United World Schools (UWS) is an independent charity providing the opportunity to children who have been denied access to education. UWS has a strong sense of social purpose combined with a balanced sustainable model that focuses on educating children in post-conflict developing countries whilst stimulating global cultural exchange and understanding. As its mission, the organisation works with communities to build schools and develop the skills of local teachers, providing a low-cost and sustainable path “to teach the unreached”. Through active partnerships between community schools in economically disadvantaged regions of the word and more affluent schools and organisations, UWS’ intervention model has proven effective since 2008.
In an attempt to increase access to quality primary education and reduce the prevalence of OOSC in Cambodia, Myanmar and Nepal, EAC and UWS have come together to launch the Southeast Asia Schools Development Project for OOSC. This project targets some of the most remote and marginalised communities in rural Cambodia, Myanmar and Nepal; communities that often subsist without access to any education at all. By consulting with and empowering local communities, aligning with government priorities and forging partnerships with education institutes abroad, UWS will construct 163 new primary schools that reach 33, 830 OOSC over the course of a three-year period in these countries.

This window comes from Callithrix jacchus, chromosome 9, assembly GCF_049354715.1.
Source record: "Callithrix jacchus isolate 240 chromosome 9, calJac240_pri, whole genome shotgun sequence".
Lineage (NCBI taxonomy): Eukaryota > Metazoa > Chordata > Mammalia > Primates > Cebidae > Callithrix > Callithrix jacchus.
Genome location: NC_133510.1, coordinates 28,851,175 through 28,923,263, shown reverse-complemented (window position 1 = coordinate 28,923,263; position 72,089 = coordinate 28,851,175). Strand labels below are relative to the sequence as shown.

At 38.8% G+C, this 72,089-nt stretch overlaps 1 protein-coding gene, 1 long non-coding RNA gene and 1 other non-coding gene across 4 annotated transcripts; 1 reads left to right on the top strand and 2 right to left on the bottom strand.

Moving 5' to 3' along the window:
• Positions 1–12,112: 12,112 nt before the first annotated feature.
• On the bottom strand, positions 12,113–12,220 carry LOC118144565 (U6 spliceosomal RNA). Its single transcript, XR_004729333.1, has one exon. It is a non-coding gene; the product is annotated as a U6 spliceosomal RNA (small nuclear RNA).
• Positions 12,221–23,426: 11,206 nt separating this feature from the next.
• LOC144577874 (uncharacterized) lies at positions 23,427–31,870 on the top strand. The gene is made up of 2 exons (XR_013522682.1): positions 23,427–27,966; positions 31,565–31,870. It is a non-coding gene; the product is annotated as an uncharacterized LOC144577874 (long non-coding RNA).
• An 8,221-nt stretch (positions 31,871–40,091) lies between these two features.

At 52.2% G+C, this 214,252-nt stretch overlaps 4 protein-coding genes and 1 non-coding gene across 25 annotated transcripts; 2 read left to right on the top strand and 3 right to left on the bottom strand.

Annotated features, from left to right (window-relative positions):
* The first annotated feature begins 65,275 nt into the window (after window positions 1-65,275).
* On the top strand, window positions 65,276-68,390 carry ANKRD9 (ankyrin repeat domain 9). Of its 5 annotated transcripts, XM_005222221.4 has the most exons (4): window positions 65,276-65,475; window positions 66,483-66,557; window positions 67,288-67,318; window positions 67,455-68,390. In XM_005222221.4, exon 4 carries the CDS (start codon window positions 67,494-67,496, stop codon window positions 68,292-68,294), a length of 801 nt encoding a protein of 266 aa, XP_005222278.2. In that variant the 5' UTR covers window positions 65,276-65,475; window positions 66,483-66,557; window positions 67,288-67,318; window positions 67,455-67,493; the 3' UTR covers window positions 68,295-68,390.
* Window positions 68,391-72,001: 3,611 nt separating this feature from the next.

For more information on this EAC Implementing Partner, please visit the United World Schools website.
Across remote rural communities in Cambodia, Myanmar and Nepal, access to quality primary education is inhibited for myriad diverse factors. In the Ratanakiri and Stung Treng Provinces of Cambodia, stigmatisation and discrimination against ethnic minority communities have pushed indigenous peoples outside the reach of the public education system. According to UNESCO, Myanmar allocated just 1.6 percent of its GDP to education in 2010, which had been indicative of generations of underinvestment in the country’s education systems. To date, the Myanmar government does not have the capacity or the infrastructure to reach the most remote communities in rural areas. As for Nepal, scant government investment in education and where schools exist, mismanagement, teacher absenteeism, a lack of parental commitment and the high-cost of school fees, coalesce to put education out of bounds for the most disparate members of society.